The judges noted that the “current border crisis is not a COVID crisis.”

“And courts should not be engaged in perpetuating administrative edicts designed for an emergency just because elected officials have failed to resolve a different emergency. We are a court of law, not policy makers of last resort,” the judges wrote.

Justices Elena Kagan and Sonia Sotomayor also voted against upholding the restrictions, but did not sign a dissent.

White House press secretary Karine Jean-Pierre said Tuesday that President Joe Biden’s administration “will, of course, comply with the order and prepare for court review.”

“At the same time, we are advancing our preparations to manage the border in a safe, orderly, and humane manner when Title 42 is finally lifted, and we will continue to expand legal pathways for immigration,” Jean-Pierre added. “Title 42 is a public health measure, not an immigration measure, and it should not be extended indefinitely.”

In November, a federal judge ruled in favor of pro-immigrant activists, setting a December 21 date to end the use of Title 42. A group of conservative-leaning states turned to the Supreme Court to prevent the caps from being removed. , warning that an increase in immigration would affect public services and cause an “unprecedented calamity” for which the federal government lacked a plan, they said.

Judge Roberts, who handles emergency matters coming from federal courts in the nation’s capital, ordered an extension to give the court time to further examine the arguments of both sides.

The federal government asked the Supreme Court to reject the states’ position, while also acknowledging that ending the restrictions abruptly would likely lead to “disruption and a temporary increase in illegal border crossings.”

The precise question before the highest court is a complicated, largely procedural question of whether states should be allowed to intervene in the lawsuit.

Until the judge’s order in November in the activists’ lawsuit, the states had not sought to participate in that case. But they say the government has essentially abandoned the defense of Title 42 policy and they should be able to participate. The government has appealed the ruling, though it has not attempted to keep Title 42 operating pending the case.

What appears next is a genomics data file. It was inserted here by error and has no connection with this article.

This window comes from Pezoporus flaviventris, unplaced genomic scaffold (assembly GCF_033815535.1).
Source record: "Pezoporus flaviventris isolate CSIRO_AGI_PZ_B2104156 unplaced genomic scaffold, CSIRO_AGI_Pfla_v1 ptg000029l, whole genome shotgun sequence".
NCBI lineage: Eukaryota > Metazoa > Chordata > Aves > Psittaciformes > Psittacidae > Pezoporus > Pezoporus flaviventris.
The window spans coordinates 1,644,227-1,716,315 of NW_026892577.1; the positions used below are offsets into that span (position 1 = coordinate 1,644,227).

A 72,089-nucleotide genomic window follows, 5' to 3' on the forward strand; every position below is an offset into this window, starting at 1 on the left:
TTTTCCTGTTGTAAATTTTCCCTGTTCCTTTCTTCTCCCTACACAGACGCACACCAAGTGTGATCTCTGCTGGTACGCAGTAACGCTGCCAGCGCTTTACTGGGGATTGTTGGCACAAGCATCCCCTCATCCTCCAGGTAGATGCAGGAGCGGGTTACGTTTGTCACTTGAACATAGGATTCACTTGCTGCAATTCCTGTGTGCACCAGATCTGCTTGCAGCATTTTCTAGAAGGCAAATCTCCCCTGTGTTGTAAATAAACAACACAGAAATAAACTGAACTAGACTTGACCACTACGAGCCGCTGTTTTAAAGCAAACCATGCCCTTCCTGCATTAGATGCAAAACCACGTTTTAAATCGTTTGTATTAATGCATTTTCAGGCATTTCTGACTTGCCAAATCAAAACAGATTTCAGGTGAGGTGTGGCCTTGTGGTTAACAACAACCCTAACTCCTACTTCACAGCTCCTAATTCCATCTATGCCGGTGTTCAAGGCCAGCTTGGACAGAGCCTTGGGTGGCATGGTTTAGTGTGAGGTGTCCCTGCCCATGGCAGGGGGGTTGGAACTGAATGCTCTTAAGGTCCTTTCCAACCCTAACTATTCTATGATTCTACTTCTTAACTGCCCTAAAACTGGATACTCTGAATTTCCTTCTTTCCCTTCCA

The Biden administration still has considerable leeway to enforce Title 42 as aggressively or as leniently as it chooses. For example, when a judge last year ordered the reinstatement of the “Remain in Mexico” policy to make asylum seekers wait in Mexico for their hearings in US immigration courts, it was so narrow in scope that it had little impact. That policy came to an end in August after the Supreme Court upheld the government’s position.

The Biden administration’s use of Title 42 includes an opaque and bewildering patchwork of exemptions purported to be for migrants considered the most vulnerable in Mexico, perhaps because of their gender identity or sexual orientation, or because they have been specifically threatened. with violence. Customs and Border Protection works with partners that it does not publicly identify or say how many slots are allocated to each.

Mexico is another imponderable. The use of Title 42 to remove migrants quickly depends to a large extent on the willingness of the Mexican government to accept them. Mexico currently accepts deported migrants from Guatemala, Honduras, El Salvador and Venezuela, in addition to Mexicans, but not from other countries, for example Cuba. Most asylum seekers who cannot be sent to Mexico are not expelled.

Biden is scheduled to meet with Mexican President Andrés Manuel López Obrador in Mexico City next month.